Soup is on and I’m psyched. Lately I just want to take care of everyone and there is no better way than a big soup. It’s also handy to fight the chills, sharpen immunity and transform refrigerator odds and ends into a delicious, shareable meal.
As it’s finally winter in my hometown, I can’t help but dream of a Gilligan’s Island, where it rains coconuts and fish sauce douses everything. I am not sure where that crew landed, but Southeast Asia, and its exceptional array of cuisine, is where my mind is going. All the fresh ingredients that grace the plate and techniques that conjure flavor and texture, make complex dishes of rather straightforward ingredients. Deeper studies reveal an endless tome of recipes, unique to each person cooking. Paradise in more ways than one.
In hopes of bridging my desire for exotic beach holidays and wintry wonderland realities, I spent some time cooking laksa, a coconut-based soup that is served over noodles, the result of a fusion between Chinese and Malay cooking. Laksa is also hearty with protein, vegetables and spices, it will ground an appetite with satisfaction and warmth, while the mind gets in a boat and sails.
In Malaysia, Singapore, Indonesia and Southern Thailand, laksa is wildly popular and comes in many varieties, sporting tofu, fish, poultry or beef intermingled with an endless parade of vegetables. I fill my quota with a couple of contrasty colors like orange, green, red, white, thanks to things like winter squash, green beans, tomatoes, parsnip, eggplant, or whatever seems logical. A simple homemade spice paste, with a healthy dose of curry and turmeric, sets the backdrop a golden yellow. A handful of bean sprouts adds crunch on top. Like many dishes from this part of the world, garnishes are key. Bright, aromatic lime, chilis, fresh herbs and extra fish sauce complete the dish, and the daydream.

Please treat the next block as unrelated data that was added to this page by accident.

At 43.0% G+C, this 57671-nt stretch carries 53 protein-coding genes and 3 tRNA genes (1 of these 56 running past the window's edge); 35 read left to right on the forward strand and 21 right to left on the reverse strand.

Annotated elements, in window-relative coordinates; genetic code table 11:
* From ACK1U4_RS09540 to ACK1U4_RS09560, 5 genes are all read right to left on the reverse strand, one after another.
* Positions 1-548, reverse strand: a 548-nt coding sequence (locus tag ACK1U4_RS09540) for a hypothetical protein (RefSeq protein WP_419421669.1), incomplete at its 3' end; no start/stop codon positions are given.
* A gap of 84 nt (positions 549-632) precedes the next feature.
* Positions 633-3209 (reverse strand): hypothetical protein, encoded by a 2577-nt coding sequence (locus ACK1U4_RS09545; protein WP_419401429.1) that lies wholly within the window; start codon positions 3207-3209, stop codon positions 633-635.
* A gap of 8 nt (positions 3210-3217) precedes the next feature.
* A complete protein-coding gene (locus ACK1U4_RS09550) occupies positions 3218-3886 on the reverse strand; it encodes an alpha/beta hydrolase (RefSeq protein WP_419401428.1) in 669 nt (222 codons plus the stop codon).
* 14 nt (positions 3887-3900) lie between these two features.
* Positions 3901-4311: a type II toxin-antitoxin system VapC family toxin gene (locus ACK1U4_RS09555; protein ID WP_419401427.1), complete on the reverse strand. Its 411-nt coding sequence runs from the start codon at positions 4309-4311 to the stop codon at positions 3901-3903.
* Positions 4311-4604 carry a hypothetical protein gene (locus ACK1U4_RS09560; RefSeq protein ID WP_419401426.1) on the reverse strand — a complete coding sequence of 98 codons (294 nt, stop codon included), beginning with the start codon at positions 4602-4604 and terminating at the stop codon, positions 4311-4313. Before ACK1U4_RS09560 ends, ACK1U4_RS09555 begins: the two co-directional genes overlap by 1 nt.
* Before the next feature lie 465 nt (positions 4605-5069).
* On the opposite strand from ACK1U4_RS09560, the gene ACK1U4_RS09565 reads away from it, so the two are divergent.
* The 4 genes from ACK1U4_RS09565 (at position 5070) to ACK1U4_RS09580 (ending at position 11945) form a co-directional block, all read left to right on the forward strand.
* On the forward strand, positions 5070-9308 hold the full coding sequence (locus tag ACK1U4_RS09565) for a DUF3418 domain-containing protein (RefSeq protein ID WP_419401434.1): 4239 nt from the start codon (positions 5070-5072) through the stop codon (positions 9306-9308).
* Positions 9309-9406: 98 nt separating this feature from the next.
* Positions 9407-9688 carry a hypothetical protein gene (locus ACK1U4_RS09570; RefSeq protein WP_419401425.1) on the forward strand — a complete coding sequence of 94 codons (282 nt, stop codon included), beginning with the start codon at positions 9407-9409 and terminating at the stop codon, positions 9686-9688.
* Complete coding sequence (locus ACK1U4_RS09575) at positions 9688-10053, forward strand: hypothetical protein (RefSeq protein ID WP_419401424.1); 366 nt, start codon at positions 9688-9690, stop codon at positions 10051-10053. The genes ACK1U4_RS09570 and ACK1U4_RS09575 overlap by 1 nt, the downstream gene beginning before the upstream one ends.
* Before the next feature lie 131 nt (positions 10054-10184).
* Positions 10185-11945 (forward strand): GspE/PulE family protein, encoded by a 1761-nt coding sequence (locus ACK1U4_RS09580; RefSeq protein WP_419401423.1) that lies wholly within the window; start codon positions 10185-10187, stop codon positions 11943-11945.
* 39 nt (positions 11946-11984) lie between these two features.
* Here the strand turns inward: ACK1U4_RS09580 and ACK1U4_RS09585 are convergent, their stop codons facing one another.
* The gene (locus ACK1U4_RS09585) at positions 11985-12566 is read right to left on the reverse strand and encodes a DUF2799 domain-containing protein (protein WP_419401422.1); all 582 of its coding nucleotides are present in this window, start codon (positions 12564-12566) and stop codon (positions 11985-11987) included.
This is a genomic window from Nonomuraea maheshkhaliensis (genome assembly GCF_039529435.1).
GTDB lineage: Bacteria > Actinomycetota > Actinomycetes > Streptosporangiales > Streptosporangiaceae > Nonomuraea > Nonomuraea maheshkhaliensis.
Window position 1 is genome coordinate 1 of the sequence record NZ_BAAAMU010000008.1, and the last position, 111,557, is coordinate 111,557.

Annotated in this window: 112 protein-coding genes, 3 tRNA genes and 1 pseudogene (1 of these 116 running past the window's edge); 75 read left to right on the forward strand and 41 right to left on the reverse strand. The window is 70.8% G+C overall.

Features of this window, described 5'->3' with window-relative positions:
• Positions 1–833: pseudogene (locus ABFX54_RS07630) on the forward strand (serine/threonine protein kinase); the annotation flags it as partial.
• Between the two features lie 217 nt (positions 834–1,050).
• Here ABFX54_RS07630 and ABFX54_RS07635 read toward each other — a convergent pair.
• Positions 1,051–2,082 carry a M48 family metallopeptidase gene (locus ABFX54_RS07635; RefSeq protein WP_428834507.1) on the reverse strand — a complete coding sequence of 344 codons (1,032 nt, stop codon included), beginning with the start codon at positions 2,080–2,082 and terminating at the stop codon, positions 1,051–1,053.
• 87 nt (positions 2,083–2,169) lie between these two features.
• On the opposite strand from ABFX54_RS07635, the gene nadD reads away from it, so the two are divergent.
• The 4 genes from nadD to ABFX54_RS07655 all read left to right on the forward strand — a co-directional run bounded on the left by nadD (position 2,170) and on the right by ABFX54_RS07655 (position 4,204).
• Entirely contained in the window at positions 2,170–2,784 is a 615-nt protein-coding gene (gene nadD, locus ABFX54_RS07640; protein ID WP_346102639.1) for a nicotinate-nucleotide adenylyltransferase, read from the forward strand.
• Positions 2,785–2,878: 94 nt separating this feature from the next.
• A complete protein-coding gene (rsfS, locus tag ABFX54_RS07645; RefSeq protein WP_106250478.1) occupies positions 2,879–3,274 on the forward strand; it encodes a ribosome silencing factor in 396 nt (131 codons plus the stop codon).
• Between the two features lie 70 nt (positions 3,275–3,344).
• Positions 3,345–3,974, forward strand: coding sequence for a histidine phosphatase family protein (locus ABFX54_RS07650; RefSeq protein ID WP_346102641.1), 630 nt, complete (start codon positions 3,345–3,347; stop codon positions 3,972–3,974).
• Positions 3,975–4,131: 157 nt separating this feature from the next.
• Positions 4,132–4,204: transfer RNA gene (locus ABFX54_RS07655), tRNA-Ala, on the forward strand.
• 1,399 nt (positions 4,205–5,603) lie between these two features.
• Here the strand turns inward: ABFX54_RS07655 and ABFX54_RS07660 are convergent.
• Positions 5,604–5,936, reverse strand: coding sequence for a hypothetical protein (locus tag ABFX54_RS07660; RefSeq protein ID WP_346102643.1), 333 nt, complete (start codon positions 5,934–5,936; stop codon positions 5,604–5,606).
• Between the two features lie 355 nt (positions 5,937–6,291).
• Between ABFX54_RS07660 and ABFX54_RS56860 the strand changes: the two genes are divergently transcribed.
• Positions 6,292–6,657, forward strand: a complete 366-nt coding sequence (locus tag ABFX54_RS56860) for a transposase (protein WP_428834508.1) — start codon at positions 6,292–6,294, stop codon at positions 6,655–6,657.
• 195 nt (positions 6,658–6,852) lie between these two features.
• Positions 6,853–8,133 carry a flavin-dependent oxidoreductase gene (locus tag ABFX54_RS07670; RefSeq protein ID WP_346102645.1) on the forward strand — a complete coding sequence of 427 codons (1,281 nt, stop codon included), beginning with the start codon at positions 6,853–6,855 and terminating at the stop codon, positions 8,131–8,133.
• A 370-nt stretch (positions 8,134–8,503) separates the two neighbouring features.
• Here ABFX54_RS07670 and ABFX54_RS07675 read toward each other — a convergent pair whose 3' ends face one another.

2 stalks lemongrass
1/2 cup roughly chopped shallots
4 cloves garlic
1/4 cup roasted macadamia nuts or almonds
1 teaspoon oil
1 teaspoon kosher salt
1/4 cup oil
2 cups cubed eggplant (1 inch cubes)
1 tablespoon curry powder
1/4 teaspoon turmeric
1 can coconut milk (14 ounces)
3 cups water
3 kaffir lime leaves
1 teaspoon sugar
1 tablespoon fish sauce
2 cups cubed butternut squash (1 inch cubes)
1 cup sliced napa cabbage
1/2 pound tofu, cut into 1 inch cubes
3 scallions, chopped
1 cup mung bean sprouts, plus extra for garnish
cilantro leaves for garnish (optional)
red chili slices for garnish (optional
1 lime, cut into wedges
your favorite noodles, cooked
Remove the tough outside layer or two from the lemongrass stalk.Slice off the hard end (root end) and discard, along with the outer layers.
Make thin slices, starting at the root end, up the pale part of the stalk just until it starts to become deeper green. Reserve the green stalks.
Place chopped lemongrass in a small food processor (or blender) along with shallots, garlic, nuts, oil and salt. Puree the ingredients to form a paste-like consistency. Set aside.
Heat 1/4 cup of oil in a medium sized pot. Fry the cubes of eggplant with a generous pinch of salt until golden brown.
Remove eggplant with a slotted spoon and set aside on a paper towel-lined plate to drain.
In the same pot, fry the spice-paste until fragrant, about 5 minutes.
Stir in the curry and turmeric, and sauté for another minute or two before adding the coconut milk and water. Scrape the bottom of the pot to release any cooked bits that are clinging.
Toss in the kaffir leaves, sugar, fish sauce, a teaspoon of salt and squash. Bring to a boil and reduce the heat to a simmer.
Add the leftover lemongrass stalks, using them to stir the soup occasionally. Simmer until squash is almost cooked, about 8 minutes.
Add in the cabbage, tofu, scallions and sprouts along with the cooked eggplant. Simmer all together for another 5 minutes and taste for seasoning.
Add more salt, sugar or fish sauce as needed. Remove kaffir lime leaves before serving. Place a serving of noodles in each bowl. Ladle soup on top and garnish with fresh mung bean sprouts, cilantro leaves, lime wedges and/or chili slices.